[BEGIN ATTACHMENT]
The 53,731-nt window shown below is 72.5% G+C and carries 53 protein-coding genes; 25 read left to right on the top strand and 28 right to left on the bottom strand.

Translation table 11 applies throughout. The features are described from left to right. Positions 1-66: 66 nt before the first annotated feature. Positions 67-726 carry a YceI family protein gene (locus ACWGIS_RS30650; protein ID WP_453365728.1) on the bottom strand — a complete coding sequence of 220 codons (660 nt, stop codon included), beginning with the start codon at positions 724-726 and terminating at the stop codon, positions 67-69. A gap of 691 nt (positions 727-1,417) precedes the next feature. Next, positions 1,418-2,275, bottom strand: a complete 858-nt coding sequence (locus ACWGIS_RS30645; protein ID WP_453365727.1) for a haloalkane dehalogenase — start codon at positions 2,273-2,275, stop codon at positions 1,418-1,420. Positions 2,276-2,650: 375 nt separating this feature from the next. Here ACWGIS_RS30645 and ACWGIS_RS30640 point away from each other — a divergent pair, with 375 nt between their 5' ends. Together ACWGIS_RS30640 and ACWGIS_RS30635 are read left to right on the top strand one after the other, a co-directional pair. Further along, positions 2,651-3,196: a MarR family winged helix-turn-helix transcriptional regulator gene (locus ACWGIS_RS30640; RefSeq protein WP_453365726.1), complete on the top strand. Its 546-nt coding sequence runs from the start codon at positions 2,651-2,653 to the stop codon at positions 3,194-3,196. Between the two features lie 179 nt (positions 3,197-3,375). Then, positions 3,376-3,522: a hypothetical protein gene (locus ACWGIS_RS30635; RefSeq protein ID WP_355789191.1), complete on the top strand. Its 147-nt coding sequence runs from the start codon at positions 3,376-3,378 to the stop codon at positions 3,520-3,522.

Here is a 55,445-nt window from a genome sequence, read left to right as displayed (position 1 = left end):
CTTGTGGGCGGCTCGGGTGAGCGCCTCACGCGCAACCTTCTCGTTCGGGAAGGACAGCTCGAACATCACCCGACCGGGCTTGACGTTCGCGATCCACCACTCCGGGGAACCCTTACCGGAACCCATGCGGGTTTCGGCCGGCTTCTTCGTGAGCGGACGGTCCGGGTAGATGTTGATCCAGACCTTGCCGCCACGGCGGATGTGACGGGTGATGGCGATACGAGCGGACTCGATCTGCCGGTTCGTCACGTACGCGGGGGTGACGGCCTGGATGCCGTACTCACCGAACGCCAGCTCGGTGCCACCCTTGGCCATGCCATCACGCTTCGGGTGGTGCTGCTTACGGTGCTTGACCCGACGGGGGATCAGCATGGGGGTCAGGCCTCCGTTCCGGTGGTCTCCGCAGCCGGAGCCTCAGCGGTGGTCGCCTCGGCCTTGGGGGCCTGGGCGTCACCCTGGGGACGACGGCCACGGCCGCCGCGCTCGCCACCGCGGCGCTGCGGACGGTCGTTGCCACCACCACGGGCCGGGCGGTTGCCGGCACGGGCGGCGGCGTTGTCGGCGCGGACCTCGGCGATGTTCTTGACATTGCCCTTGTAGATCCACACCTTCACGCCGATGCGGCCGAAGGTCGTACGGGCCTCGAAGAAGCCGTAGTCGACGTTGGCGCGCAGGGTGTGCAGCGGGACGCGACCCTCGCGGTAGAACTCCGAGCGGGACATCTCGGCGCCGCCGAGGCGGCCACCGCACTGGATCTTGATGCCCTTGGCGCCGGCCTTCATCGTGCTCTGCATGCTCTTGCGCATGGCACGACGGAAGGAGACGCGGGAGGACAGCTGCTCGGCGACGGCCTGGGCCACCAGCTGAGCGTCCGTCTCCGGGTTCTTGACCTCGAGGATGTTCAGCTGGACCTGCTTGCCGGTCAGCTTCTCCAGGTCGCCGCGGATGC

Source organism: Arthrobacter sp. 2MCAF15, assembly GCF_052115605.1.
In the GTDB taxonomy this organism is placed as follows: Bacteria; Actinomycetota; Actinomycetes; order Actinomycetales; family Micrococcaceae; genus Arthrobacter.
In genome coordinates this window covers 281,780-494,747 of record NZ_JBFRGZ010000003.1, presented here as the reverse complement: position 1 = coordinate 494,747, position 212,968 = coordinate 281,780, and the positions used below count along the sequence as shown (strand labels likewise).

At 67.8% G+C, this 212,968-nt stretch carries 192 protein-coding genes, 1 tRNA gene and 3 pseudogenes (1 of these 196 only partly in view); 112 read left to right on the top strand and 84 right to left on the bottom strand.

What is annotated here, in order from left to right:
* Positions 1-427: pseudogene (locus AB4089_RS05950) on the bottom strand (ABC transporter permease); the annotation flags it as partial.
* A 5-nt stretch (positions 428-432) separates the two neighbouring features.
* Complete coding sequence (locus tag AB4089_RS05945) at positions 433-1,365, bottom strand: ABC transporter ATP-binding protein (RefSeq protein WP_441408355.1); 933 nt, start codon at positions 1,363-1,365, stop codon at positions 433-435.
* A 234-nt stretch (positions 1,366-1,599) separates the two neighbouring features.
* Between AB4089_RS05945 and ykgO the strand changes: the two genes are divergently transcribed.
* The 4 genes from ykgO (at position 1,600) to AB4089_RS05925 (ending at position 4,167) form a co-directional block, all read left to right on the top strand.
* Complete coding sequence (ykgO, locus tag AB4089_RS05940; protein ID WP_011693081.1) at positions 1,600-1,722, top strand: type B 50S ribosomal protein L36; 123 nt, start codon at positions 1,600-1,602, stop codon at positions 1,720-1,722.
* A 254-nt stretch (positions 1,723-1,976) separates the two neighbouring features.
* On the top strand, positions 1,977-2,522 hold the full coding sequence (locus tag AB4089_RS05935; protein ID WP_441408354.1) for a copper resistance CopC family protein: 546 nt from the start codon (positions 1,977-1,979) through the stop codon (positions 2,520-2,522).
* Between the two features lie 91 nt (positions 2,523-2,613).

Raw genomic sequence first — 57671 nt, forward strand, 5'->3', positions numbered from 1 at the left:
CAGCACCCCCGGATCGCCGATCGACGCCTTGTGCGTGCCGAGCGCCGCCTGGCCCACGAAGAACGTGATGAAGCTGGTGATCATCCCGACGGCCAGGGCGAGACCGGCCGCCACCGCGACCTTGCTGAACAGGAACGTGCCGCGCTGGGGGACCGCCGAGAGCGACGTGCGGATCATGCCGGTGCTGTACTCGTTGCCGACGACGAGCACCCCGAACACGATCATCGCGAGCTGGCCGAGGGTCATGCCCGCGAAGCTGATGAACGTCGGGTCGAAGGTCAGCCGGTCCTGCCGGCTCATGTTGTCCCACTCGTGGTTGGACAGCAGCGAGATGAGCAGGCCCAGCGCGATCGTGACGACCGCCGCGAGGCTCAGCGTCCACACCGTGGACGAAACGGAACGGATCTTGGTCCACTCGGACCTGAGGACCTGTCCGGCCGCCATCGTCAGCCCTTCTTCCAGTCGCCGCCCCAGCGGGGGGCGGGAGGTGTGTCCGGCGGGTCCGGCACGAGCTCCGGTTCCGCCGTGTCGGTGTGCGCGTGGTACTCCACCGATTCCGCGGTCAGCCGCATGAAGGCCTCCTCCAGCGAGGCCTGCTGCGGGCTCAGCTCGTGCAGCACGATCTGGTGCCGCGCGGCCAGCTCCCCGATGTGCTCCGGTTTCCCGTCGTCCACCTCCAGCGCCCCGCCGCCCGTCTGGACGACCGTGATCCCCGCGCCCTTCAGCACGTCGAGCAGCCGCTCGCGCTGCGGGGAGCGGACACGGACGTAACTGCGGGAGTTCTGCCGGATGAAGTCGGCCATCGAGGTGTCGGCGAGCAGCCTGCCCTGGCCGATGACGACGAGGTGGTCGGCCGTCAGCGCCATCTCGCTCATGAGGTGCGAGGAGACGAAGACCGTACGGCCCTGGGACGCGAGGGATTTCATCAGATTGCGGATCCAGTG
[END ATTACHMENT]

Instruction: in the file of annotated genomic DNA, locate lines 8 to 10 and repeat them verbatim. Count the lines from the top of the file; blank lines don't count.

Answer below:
At 67.8% G+C, this 212,968-nt stretch carries 192 protein-coding genes, 1 tRNA gene and 3 pseudogenes (1 of these 196 only partly in view); 112 read left to right on the top strand and 84 right to left on the bottom strand.

What is annotated here, in order from left to right:
* Positions 1-427: pseudogene (locus AB4089_RS05950) on the bottom strand (ABC transporter permease); the annotation flags it as partial.